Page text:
UK food strategy document calls for more seafood industry investment, support
A government-backed document aimed at combating rising food costs and establishing a more resilient, healthier, more sustainable, and more affordable food system in the United Kingdom contains suggestions that will likely impact the country's seafood industry.
The whitepaper, "National Food Strategy: An Independent Review for Government," was published on 13 June. It contains independent review of the food system by restaurateur Henry Dimbleby, with the goal of delivering a “prosperous agrifood and seafood sector" for the U.K. and ideas for the country to take advantage of post-Brexit opportunities to reform its food systems.
In comments on 13 June, U.K. Prime Minister Boris Johnson said he has accepted the majority of the whitepaper's recommendations, which he said create “a blueprint” for how to back the nation's farmers, boost British industry, and help protect the U.K. against the impacts of future economic shocks by safeguarding food security.
Johnson said the U.K. government will invest GBP 24 million (USD 30.1 million, EUR 28.1 million) to support the plan's call for seafood-related research and innovation, as part of the GBP 100 million (USD 125.5 million, EUR 117.1 million) U.K. Seafood Fund. This fund also allocates at least GBP 65 million (USD 81.6 million, EUR 76.1 million) for infrastructure investments, including port improvements and refurbishment of aquaculture and seafood-processing facilities.
Johnson said he also backed the whitepaper's call to launch an independent review to tackle labor shortages in the food supply chain and to investigate the role of automation on domestic staffing and migration to ensure U.K. businesses can access the labor they require.
“Harnessing new technologies and innovation, we will grow and eat more of our own food – unlocking jobs across the country and growing the economy, which in turn will ultimately help to reduce pressure on prices,” Johnson said.
The U.K. agri-food and seafood sectors employs over four million people in the U.K., and Johnson said the U.K. government will work to spread economic growth across the country in line with a conjoined plan to boost pay and productivity in both sectors. Johnson said the delivery of the whitepaper is well-timed following the knock-on impacts on the country's food supplies following Russia’s invasion of Ukraine.
The whitepaper identifies the U.K.'s seafood sector as "an essential source of employment," particularly for the Humber region. Grimsby, it said, is England’s leading fish-processing hub, accounting for around one-third of all U.K. seafood-processing jobs. It called for government support for the Grimsby Cluster to ensure the sector can take advantage of new trade deals, adapt to the changes brought on by global warming, and ensuring the uptake of skills training to provide the industry with sufficient labor to ensure quality seafood continues to be delivered to the U.K. market and for export.
UKHospitality CEO Kate Nicholls applauded the conclusions of the whitepaper and Johnson's response to it.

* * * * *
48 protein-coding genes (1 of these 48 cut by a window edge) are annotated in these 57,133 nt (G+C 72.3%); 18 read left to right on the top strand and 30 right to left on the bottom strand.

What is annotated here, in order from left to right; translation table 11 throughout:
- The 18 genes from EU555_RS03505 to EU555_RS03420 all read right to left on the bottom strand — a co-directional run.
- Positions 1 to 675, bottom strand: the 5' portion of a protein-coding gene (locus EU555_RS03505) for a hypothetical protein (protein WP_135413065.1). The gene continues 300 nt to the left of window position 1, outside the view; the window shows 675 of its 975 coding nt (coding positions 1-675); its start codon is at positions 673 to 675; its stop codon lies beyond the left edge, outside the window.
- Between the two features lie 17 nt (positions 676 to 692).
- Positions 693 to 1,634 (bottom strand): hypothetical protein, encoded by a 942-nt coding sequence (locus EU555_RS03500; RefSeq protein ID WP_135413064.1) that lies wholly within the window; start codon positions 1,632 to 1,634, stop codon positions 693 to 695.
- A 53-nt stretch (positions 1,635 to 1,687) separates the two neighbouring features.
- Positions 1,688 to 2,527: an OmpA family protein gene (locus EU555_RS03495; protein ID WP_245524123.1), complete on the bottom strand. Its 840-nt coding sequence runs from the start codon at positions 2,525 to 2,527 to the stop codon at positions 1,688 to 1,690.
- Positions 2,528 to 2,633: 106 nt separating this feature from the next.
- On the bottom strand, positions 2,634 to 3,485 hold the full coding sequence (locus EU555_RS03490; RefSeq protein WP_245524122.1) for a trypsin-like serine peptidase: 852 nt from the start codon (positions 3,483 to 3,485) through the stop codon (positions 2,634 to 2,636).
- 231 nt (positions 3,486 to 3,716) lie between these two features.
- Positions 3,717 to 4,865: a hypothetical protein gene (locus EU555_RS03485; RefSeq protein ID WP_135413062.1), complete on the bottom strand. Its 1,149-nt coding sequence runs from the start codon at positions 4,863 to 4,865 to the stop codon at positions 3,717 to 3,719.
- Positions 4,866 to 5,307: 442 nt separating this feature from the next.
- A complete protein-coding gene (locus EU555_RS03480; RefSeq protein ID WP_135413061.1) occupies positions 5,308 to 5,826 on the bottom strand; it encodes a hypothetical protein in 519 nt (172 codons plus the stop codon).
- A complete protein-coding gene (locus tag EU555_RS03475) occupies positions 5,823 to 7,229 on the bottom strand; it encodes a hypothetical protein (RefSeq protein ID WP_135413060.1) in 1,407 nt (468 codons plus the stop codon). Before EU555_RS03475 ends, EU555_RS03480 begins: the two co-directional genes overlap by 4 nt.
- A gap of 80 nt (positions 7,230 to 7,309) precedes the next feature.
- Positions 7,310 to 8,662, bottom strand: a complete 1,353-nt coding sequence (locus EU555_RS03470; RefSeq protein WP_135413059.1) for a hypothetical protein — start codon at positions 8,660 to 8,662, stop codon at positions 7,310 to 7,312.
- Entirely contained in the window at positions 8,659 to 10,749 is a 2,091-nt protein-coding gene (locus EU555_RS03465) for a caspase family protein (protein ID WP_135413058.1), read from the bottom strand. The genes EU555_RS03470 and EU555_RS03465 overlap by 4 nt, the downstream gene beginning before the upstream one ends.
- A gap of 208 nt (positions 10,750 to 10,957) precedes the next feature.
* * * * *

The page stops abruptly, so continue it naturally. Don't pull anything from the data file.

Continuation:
“With pressures on food supply chains mounting due to [the] war in Ukraine, the publication of the government’s food strategy whitepaper today is both timely and welcome,” Nicholls said. “It rightly recognizes the importance of the entire food chain to U.K. communities and economy.”
Nicholls said the whitepaper’s focus on climate change and sustainability were also of great significance for the food industry.
“It is particularly heartening to see the importance of sustainability highlighted in the report, as this is a key focus for the industry and aligns with UKHospitality’s wider sustainability drive,” she said. “We will be responding in due course to the consultation on mandatory food waste reporting for larger businesses to ensure the regime is workable for hospitality operators.”
In addition to the supply chain challenges, the paper also highlights the need for investment in food education to tackle the “growing problem of obesity in the U.K.” According to the report, the proportion of adults living with obesity has “increased significantly” over the last four decades, leading to increased health issues.
Part of the solution, the paper said, is getting U.K. adults and children to eat more seafood.
“Eating habits have and continue to change. Portion size in some categories has grown, and indications are that households are spending less on ingredients for home cooking and more on processed foods which require little preparation and can be high in fat, salt, and sugar,” the paper said. “We also do not eat enough seafood – a healthy and potentially sustainable source of protein, vitamins, and minerals; oily fish is also rich in long-chain omega-3 fatty acids.”
The paper said the government will undertake a series of programs to build evidence-based strategies to improve the diets of U.K. residents. Included among the program is a curriculum focused on improving the eating habits from an early age through education programs – something Nicholls said will be a “powerful tool” for improving diets.
“In addition, the report’s focus on food education in schools is something we particularly welcome,” she said. “This is a powerful tool to help shift behaviors to healthier choices and will hopefully also act as a bridge to bring a new generation of workers into the hospitality business. We look forward to working alongside the government and stakeholders via the Food and Drink Sector Council to achieve the mutual goals set out in the strategy.”
Photo courtesy of Michael Tubi/Shutterstock